For Helen, the life that she would lead did not begin in media res. When she emerged from the egg, on the placid shore of the lake on a windless day, a swarm of crickets struck up a euphoric chorus. That symphony took the place of her birth cry. It played through the sparse wood in a rolling tongue of laughter, an unfurling path fording its way past the bracken and branches scattered over the sweet earth; soil turned up to its fertile face as the chirps cascaded, tumbling one after the other until they crashed against the lakeside, where the infant Helen lay, washing over her in sylvan glory. Ab ovo, she exulted. The first twinklings of her joyous voice were set like jewels in the untamed world, bright sweetnesses, mere bubbles of the songs that were to come, and yet every note that popped in that still afternoon was like light itself, felt upon the skin as a soft howl of vitality, of ruddy hope; faith was spread like the pebbles of dew o’er the silken translucence of spiderwebs in the pale green meadows that bordered Attica.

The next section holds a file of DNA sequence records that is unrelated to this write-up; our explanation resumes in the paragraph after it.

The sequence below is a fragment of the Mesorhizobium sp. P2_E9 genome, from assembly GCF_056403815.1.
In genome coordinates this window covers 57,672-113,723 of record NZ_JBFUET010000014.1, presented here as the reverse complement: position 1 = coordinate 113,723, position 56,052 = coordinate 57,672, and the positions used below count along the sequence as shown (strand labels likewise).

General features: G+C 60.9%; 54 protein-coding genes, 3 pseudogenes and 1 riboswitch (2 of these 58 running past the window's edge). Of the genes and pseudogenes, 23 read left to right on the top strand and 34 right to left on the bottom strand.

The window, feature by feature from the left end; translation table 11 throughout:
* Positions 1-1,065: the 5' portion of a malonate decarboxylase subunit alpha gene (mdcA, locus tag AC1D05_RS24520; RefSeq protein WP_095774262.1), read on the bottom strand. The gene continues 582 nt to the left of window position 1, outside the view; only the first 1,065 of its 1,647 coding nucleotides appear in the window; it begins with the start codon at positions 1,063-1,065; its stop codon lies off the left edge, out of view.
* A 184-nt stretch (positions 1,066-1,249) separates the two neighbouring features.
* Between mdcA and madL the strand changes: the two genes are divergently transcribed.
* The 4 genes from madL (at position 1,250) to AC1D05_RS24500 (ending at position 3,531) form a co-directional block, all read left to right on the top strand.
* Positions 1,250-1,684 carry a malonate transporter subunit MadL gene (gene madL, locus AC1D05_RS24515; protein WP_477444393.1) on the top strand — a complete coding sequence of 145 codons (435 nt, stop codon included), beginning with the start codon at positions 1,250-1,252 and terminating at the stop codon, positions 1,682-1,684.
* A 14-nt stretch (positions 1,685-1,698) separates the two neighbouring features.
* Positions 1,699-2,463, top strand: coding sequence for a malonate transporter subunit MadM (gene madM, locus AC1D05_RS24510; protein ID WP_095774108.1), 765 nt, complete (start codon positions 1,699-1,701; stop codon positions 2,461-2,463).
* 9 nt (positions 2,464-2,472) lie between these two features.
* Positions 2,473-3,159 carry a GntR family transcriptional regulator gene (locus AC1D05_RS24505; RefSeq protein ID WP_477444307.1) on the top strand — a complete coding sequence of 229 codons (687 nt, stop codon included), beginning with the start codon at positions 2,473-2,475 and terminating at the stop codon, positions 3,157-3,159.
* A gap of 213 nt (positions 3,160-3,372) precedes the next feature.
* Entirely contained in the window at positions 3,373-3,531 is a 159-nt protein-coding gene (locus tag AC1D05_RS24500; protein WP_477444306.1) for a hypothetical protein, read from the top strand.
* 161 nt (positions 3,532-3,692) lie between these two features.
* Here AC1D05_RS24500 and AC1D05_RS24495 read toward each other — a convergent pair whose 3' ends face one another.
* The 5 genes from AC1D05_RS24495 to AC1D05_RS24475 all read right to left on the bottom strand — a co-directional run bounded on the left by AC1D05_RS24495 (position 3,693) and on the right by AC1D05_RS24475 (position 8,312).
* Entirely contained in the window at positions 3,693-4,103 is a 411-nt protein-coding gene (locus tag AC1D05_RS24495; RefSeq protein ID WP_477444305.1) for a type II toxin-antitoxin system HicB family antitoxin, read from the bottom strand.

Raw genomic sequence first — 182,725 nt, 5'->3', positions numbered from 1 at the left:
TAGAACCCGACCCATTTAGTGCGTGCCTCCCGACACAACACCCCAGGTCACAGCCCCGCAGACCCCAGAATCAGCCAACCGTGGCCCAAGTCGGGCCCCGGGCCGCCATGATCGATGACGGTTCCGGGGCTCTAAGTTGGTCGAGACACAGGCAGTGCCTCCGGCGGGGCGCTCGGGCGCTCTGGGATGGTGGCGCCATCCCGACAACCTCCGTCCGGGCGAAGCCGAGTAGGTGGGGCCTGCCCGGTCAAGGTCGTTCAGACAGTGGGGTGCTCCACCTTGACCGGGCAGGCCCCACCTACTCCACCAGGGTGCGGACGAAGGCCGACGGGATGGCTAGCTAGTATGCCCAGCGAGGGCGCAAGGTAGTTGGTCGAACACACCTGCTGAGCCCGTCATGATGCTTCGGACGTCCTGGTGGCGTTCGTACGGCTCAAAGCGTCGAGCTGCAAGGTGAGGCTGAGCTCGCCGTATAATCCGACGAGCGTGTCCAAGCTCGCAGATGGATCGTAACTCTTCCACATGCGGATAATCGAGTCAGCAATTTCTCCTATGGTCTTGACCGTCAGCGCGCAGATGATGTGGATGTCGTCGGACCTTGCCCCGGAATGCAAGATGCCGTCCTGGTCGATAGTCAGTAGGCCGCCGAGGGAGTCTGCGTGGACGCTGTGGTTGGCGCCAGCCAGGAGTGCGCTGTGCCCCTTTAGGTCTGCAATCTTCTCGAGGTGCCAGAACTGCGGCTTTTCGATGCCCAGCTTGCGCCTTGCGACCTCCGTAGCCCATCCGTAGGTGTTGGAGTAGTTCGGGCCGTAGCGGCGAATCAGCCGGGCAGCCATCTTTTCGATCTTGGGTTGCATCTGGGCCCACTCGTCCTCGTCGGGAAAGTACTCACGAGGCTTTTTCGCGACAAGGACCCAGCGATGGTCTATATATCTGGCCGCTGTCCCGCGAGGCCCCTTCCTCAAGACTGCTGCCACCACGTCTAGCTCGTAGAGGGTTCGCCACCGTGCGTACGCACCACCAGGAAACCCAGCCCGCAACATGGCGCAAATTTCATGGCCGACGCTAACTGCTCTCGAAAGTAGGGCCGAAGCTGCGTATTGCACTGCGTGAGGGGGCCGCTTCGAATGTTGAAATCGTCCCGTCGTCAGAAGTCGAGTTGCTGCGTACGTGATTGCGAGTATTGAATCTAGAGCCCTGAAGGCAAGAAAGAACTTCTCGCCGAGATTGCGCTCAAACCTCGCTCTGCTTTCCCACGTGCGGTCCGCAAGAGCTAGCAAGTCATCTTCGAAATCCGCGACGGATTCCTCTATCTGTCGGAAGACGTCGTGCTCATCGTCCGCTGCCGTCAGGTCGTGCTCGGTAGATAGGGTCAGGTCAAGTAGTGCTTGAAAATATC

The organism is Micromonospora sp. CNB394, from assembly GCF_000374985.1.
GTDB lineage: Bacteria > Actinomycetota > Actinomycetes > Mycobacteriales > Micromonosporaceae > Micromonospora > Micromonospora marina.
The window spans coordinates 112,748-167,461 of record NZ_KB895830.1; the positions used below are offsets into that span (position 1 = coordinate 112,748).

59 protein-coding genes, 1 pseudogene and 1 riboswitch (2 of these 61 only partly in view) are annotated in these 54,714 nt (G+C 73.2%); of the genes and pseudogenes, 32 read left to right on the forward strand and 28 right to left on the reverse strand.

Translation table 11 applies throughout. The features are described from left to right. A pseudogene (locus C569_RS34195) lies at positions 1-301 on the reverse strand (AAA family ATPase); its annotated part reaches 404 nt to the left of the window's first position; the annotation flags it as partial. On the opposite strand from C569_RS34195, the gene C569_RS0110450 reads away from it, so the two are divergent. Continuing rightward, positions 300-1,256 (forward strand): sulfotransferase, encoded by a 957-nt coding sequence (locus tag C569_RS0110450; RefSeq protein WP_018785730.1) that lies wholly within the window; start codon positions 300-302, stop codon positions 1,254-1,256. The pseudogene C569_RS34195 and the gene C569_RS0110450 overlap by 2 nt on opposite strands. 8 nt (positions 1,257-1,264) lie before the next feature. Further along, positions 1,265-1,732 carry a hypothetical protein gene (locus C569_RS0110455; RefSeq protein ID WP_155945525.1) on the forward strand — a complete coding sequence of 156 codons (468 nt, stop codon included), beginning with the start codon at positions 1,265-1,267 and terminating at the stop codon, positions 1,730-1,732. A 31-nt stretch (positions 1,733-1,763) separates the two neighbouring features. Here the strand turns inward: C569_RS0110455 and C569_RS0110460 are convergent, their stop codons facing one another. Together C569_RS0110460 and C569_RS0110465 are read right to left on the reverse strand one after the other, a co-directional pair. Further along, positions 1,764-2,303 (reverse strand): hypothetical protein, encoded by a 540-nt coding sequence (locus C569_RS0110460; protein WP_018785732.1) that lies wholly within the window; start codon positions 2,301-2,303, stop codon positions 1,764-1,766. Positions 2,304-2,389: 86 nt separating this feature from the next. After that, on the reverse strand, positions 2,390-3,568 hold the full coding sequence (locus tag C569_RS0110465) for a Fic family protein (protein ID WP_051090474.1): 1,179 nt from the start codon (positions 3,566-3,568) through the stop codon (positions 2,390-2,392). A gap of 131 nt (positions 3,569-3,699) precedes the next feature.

For Helen, that first breath of life was the grandest, the most succulent, the pause that followed the most suspenseful, the most willing to breathe once again.
For Helen, the world was civilized.